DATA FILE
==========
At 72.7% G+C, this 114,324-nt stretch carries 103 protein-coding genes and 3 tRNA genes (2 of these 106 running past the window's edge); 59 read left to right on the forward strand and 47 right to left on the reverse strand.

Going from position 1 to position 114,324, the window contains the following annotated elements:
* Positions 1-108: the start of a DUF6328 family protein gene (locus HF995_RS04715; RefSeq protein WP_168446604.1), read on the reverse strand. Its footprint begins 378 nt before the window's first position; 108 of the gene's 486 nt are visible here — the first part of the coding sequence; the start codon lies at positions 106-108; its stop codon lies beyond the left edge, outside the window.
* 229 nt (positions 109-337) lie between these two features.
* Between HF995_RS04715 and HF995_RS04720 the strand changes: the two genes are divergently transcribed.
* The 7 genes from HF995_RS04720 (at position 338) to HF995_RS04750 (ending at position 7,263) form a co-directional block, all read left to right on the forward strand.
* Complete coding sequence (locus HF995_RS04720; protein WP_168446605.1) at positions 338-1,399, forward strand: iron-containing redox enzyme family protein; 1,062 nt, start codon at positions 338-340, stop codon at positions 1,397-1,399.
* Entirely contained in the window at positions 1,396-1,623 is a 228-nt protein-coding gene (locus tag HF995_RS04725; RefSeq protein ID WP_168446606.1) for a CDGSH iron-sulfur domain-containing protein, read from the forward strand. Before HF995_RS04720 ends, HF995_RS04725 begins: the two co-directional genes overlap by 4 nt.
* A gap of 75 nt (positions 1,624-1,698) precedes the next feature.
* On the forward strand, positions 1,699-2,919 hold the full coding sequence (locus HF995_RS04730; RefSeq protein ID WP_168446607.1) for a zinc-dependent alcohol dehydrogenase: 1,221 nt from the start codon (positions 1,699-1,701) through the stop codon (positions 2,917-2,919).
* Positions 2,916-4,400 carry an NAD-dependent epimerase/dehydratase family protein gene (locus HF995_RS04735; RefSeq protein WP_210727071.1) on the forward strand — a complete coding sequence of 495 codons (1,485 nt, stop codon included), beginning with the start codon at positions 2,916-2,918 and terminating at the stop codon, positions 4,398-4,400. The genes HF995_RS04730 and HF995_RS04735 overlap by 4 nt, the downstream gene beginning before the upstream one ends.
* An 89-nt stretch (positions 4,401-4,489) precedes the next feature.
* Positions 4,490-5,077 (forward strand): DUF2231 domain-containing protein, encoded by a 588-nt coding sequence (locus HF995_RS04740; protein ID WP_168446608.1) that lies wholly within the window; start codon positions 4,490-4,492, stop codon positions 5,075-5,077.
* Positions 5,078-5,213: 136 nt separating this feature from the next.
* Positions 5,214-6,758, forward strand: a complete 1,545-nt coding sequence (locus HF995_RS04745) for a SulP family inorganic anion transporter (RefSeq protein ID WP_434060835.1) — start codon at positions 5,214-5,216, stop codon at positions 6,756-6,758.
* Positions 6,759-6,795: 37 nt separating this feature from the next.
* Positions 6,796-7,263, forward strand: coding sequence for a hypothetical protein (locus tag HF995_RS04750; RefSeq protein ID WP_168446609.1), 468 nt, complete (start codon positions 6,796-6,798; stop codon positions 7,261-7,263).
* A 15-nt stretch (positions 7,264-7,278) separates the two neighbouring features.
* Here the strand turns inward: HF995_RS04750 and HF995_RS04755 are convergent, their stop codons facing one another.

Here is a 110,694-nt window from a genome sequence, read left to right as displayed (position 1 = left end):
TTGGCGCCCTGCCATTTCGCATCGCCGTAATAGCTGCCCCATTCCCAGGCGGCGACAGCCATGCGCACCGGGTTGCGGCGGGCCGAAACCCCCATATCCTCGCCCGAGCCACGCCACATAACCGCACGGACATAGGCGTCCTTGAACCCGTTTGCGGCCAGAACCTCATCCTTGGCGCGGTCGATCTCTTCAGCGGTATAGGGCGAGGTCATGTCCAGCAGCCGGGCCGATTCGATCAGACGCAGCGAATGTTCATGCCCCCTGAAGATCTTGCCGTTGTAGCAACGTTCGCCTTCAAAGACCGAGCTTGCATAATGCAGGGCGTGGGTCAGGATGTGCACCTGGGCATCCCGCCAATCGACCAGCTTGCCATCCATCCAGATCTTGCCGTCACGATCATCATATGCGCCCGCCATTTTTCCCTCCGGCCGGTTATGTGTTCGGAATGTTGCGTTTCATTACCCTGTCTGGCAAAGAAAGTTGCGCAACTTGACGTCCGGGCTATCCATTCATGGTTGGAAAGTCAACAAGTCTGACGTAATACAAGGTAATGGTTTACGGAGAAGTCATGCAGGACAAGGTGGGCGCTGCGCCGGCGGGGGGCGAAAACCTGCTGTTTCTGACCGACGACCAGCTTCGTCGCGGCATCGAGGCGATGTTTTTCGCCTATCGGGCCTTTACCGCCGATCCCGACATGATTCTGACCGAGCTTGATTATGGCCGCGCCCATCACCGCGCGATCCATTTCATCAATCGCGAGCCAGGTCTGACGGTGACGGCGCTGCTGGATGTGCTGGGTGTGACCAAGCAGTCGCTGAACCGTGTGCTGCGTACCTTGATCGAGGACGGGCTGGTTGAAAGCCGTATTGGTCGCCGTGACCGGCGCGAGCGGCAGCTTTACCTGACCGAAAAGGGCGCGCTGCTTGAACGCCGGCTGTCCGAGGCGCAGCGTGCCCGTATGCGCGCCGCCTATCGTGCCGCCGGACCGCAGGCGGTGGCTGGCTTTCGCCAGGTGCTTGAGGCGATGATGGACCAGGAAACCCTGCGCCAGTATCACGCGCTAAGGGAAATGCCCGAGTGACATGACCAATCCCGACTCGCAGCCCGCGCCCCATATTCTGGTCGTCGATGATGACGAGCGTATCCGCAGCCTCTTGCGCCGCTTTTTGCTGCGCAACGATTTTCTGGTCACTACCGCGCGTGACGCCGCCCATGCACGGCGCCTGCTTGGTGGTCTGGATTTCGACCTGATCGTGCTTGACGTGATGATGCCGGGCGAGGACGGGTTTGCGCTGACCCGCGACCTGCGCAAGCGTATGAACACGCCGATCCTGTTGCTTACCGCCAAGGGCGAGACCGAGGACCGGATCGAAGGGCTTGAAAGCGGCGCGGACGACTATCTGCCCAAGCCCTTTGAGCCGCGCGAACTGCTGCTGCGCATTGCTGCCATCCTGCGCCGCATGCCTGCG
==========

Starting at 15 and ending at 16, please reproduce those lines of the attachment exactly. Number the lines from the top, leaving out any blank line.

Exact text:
* Positions 5,214-6,758, forward strand: a complete 1,545-nt coding sequence (locus HF995_RS04745) for a SulP family inorganic anion transporter (RefSeq protein ID WP_434060835.1) — start codon at positions 5,214-5,216, stop codon at positions 6,756-6,758.
* Positions 6,759-6,795: 37 nt separating this feature from the next.